Opacity: This determines how dark or light you want your shadow to be. If I use multiply as my blend mode, my opacity is around 68-74. With linear burn my average opacity is around 54. Again the key is to play around with that slider. So many things will affect your opacity level from the blend mode, to the color of your paper and so on.

Angle: The angle is the setting that determines what direction your light source is coming from. Photoshop has a default angle of 120. Many people use that angle and it looks fine, however I prefer an angle of 45, as it has a more realistic look to me.

Distance: The distance will determine how far off the paper your element will appear to be. If you are layering several bulky elements underneath a photo, realistically that photo would be quite a distance from the background. So your distance would be greater. Alternately, if a flat element is sitting on top of the paper, it would have a very small distance. You want to try and picture how it would look in real life.

Size: This determines the blur of your shadow. You can play around with this to see how it affects the look of your shadow.
You might be thinking…how in the world do I know how to adjust those settings? Here is a list of how I generally shadow these elements:

Flat Paper/photos: distance 14/size 20
Stacked Paper/photos: distance 20/size 21
Flat Ribbons/strings: distance 33/ size 35
Ribbons/strings: distance 46/ size 49
Flowers: distance 46/ size 49
Stitches/staples: distance 7/ size 12

Again, these are just average settings. If I’m stacking elements, I would have to increase the distance and size on those elements that are stacked on top. The key is to imagine how it would look in real life.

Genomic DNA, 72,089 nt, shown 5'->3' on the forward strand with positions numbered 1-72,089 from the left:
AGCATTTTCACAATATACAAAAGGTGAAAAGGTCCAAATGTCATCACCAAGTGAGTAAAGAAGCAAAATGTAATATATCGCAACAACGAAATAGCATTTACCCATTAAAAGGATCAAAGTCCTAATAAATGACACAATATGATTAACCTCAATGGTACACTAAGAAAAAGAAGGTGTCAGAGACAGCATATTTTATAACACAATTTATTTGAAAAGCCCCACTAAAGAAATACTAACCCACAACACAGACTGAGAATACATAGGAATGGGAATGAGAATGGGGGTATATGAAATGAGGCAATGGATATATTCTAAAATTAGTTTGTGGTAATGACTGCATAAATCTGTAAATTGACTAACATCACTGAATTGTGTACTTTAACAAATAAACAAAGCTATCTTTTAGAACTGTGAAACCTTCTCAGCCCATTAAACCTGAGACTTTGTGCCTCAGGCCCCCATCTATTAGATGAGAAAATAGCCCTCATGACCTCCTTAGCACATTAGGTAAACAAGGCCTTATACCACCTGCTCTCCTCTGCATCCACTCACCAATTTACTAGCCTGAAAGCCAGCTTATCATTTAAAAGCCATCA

This is a great starting point, and you can achieve great looking pages!!

If you are interested in shadowing and realism... let's take it one step further.
Here are some techniques to give you a more realistic shadows!

Advanced Shadowing

Now, in reality we know that nothing lies perfectly flat on paper and our shadows won’t always be perfectly uniform, especially with elements like strings and ribbons. Here are some screen shots with an explanation of how you can adjust your shadows to make them look even more realistic.

I will demonstrate with a string. Here I have a simple string on a background paper.

As you can see, I have added my basic string shadow to the element, but in real life shadows sometimes run deeper in some areas and thinner in others. So lets give it some more life. To do this, the first thing you will need to do is to put your string’s shadow on its own layer. With the string highlighted in the layers palette, you will right click the little fx symbol that is on that layer.

When you do that, a fly out box will appear and you will want to select “Create layer.”

After doing this step, your string will be on its own separate layer. So you should have two layers, one is the actual element, the other its shadow.
Now we can manipulate the shadow without affecting the actual element.

There are a couple different ways to play with the shadow. I’ll show you both, and you can decide which works best for you.

You will want to select the shadow layer in your layers palette.